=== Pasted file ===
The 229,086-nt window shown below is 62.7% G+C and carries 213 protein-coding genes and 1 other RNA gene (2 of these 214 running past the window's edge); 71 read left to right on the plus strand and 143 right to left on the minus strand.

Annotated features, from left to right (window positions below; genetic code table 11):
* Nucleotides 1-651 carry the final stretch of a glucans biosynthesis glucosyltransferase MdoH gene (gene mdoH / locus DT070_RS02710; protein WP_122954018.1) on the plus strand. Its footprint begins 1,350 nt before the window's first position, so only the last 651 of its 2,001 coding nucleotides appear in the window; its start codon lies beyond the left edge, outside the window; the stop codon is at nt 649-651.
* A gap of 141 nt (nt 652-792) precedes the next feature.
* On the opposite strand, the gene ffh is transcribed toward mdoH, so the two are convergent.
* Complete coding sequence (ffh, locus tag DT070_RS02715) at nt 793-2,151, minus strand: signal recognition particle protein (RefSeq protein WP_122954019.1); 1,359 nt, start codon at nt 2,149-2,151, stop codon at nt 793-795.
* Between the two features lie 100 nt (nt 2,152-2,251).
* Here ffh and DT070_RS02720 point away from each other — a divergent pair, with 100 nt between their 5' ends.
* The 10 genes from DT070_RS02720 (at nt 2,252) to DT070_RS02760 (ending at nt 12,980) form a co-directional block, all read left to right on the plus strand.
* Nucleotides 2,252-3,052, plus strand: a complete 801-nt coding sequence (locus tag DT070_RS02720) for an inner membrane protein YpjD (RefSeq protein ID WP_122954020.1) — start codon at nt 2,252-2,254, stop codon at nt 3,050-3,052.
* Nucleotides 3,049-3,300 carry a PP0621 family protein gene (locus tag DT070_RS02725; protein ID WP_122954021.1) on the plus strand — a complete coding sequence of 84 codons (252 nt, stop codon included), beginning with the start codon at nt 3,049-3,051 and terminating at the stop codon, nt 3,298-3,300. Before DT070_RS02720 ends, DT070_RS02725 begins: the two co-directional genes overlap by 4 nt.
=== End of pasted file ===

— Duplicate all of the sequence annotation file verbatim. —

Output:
The 229,086-nt window shown below is 62.7% G+C and carries 213 protein-coding genes and 1 other RNA gene (2 of these 214 running past the window's edge); 71 read left to right on the plus strand and 143 right to left on the minus strand.

Annotated features, from left to right (window positions below; genetic code table 11):
* Nucleotides 1-651 carry the final stretch of a glucans biosynthesis glucosyltransferase MdoH gene (gene mdoH / locus DT070_RS02710; protein WP_122954018.1) on the plus strand. Its footprint begins 1,350 nt before the window's first position, so only the last 651 of its 2,001 coding nucleotides appear in the window; its start codon lies beyond the left edge, outside the window; the stop codon is at nt 649-651.
* A gap of 141 nt (nt 652-792) precedes the next feature.
* On the opposite strand, the gene ffh is transcribed toward mdoH, so the two are convergent.
* Complete coding sequence (ffh, locus tag DT070_RS02715) at nt 793-2,151, minus strand: signal recognition particle protein (RefSeq protein WP_122954019.1); 1,359 nt, start codon at nt 2,149-2,151, stop codon at nt 793-795.
* Between the two features lie 100 nt (nt 2,152-2,251).
* Here ffh and DT070_RS02720 point away from each other — a divergent pair, with 100 nt between their 5' ends.
* The 10 genes from DT070_RS02720 (at nt 2,252) to DT070_RS02760 (ending at nt 12,980) form a co-directional block, all read left to right on the plus strand.
* Nucleotides 2,252-3,052, plus strand: a complete 801-nt coding sequence (locus tag DT070_RS02720) for an inner membrane protein YpjD (RefSeq protein ID WP_122954020.1) — start codon at nt 2,252-2,254, stop codon at nt 3,050-3,052.
* Nucleotides 3,049-3,300 carry a PP0621 family protein gene (locus tag DT070_RS02725; protein ID WP_122954021.1) on the plus strand — a complete coding sequence of 84 codons (252 nt, stop codon included), beginning with the start codon at nt 3,049-3,051 and terminating at the stop codon, nt 3,298-3,300. Before DT070_RS02720 ends, DT070_RS02725 begins: the two co-directional genes overlap by 4 nt.